In this world good design keeps the mobile part of the technology ecosystem as simple as possible from implementation point of view.  The complexity is pushed to backend, to middleware and to so-called “smart process apps.” This is where the different transactions are created, the different views to data.  A useful analog is the concept of “software agents” – making business process components that respond to individualized environments, i.e. software that enables decisions of real and tangible value.

Because users are on the move and business needs are in constant flux they need capabilities to be developed quickly, customized to immediate need, and at a low enough cost to have very short payback period.  These systems may be in use for some time but the economics allow them to be treated as throw-away solutions.  Marc Andreesen showed in “Why Software is Eating the World” that the costs of building such targeted-use systems has dropped and will continue to drop precipitously.  This also allows for design and development emphasis on time to market, especially time to materially, positively affect employee productivity.

It is the customization, the lower costs of ownership, the continuous alignment to business need, the “enterprise agility” that makes strategically thoughtful actions to take advantage of consumerization and BYOD transformational.

Why Innovation Matters

In any competitive market innovation is a requirement. Whenever a product or service is introduced it must struggle to catch on with the market.  Once it does there is a near magical window of time when the company that offers the product has an open field without material competition. This is the Land of Opportunity:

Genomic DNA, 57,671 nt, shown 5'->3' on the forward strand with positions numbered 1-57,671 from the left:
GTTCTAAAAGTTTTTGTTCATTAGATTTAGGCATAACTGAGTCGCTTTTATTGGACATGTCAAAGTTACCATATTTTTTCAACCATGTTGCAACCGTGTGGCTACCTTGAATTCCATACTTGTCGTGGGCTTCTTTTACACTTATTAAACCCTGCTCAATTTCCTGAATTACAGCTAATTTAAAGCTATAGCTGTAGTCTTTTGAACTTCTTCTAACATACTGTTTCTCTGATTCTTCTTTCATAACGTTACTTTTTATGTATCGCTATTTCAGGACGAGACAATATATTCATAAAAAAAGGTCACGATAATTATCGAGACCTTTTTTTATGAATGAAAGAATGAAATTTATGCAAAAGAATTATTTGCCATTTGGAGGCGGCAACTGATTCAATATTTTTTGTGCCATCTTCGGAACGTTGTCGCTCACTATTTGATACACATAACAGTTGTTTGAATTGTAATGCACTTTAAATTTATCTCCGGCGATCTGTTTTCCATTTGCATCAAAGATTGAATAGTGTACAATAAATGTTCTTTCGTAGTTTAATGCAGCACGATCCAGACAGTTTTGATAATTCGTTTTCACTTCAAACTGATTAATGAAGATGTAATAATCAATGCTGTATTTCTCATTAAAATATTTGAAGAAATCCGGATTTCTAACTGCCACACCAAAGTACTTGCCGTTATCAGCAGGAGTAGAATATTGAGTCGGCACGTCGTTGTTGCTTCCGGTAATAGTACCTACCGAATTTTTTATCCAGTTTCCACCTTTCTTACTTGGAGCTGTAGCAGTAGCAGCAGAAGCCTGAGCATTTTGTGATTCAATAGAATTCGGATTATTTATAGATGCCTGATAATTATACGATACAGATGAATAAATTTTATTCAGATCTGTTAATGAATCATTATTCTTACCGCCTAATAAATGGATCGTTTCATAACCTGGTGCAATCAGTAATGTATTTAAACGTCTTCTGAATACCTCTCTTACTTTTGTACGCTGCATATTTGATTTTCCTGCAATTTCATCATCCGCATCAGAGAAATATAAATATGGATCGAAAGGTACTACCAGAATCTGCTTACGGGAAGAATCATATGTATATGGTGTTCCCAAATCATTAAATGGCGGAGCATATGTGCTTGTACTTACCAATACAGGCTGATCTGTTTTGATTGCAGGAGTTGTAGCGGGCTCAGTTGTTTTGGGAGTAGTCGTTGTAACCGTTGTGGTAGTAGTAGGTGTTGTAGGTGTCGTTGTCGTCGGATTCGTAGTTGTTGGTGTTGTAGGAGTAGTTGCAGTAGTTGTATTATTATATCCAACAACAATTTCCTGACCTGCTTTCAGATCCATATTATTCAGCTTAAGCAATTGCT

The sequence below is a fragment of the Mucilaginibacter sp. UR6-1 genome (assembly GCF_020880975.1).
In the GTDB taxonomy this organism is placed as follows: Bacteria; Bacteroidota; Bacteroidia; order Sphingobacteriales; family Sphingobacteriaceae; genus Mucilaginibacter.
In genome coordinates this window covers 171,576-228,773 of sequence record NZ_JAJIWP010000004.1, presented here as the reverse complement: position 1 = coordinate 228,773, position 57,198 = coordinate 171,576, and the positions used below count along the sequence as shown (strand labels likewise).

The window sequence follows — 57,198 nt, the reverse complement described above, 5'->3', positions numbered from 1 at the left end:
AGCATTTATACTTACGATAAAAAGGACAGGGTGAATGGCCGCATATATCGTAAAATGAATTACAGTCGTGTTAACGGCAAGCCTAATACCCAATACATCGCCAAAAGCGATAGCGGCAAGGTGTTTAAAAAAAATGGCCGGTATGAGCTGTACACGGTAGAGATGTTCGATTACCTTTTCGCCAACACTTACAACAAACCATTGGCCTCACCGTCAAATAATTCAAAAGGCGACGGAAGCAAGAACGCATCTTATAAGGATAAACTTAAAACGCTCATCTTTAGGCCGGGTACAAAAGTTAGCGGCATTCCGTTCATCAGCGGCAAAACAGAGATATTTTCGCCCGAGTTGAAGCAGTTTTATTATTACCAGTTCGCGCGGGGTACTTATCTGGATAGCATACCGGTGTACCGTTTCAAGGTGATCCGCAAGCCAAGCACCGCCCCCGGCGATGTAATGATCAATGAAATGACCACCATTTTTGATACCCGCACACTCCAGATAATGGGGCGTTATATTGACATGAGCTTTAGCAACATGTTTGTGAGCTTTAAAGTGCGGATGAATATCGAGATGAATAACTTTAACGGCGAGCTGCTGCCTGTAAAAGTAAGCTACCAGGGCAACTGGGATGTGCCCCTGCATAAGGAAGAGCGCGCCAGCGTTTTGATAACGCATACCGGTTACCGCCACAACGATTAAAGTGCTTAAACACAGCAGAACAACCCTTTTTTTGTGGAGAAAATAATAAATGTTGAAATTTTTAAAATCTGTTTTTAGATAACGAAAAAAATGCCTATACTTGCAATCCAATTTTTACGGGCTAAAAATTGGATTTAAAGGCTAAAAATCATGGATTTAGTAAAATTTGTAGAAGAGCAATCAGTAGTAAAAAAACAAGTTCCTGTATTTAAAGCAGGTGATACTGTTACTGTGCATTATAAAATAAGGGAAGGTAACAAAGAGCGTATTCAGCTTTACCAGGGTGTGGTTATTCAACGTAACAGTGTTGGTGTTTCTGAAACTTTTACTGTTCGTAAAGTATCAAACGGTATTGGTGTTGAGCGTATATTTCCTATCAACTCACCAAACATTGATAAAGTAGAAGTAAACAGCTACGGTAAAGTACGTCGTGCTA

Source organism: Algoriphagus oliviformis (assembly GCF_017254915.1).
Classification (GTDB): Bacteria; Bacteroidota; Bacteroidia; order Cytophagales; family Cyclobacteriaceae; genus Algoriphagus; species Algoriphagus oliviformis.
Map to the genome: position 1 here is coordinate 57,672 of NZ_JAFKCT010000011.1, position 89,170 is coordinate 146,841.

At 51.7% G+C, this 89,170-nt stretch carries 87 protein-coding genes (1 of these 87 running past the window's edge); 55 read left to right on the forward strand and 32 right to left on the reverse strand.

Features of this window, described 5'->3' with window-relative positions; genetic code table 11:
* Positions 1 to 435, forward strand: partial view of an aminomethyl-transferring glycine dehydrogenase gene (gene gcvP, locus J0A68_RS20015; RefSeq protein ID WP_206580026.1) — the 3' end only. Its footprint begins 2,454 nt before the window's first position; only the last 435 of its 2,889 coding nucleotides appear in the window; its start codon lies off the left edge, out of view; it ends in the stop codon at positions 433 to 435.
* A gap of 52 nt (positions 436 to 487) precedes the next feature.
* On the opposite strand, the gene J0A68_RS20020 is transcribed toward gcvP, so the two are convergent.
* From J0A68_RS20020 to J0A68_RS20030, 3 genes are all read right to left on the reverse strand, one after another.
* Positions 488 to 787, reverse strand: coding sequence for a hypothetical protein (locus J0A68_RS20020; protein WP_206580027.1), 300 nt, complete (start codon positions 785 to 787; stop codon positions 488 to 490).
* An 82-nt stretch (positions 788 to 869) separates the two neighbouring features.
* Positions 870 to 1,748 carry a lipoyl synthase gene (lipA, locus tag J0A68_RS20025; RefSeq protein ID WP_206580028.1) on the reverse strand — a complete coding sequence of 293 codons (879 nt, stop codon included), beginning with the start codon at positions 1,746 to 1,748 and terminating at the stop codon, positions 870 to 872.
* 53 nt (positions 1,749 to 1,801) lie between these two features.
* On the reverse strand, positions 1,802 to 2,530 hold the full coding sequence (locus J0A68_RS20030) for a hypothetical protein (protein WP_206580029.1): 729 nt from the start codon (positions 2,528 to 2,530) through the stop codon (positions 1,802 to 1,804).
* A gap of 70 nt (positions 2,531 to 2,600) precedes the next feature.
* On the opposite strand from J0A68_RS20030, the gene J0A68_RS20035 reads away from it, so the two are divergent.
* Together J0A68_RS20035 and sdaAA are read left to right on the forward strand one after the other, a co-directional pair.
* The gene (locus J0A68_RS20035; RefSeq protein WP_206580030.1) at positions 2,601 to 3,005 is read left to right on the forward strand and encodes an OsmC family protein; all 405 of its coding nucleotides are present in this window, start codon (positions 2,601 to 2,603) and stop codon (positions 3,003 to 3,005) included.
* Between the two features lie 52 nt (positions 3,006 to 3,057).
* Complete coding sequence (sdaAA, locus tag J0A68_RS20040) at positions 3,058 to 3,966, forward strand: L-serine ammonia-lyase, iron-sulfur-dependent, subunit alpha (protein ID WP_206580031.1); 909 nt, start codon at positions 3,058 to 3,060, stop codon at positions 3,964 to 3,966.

Opportunity to Exposure on Life Cycle

But, success breeds imitation and soon there are multiple similar offerings and the competitive advantage transitions from the unique product to unique customer service to uniquely – commodity product or service.  Unless something is done company revenues from the product will decline even as unit sales increase.  This is the land of Exposure.

Someone is going to come up with something better; a newer product with broader applications and features.  It could be the original company, it could be a competitor, it could be a new entry from outside the industry.  What is certain is that the revenue growth from the current offering will peak and the long-term winners are companies that are working on and introducing the next innovation as the market is approaching the peak.  It is those companies that ride the next upsurge in revenues when competitors are fewer and margins are at their best.  Any company that can continuously take advantage of the next market before their current products are commoditized is a winner.  Just ask Apple.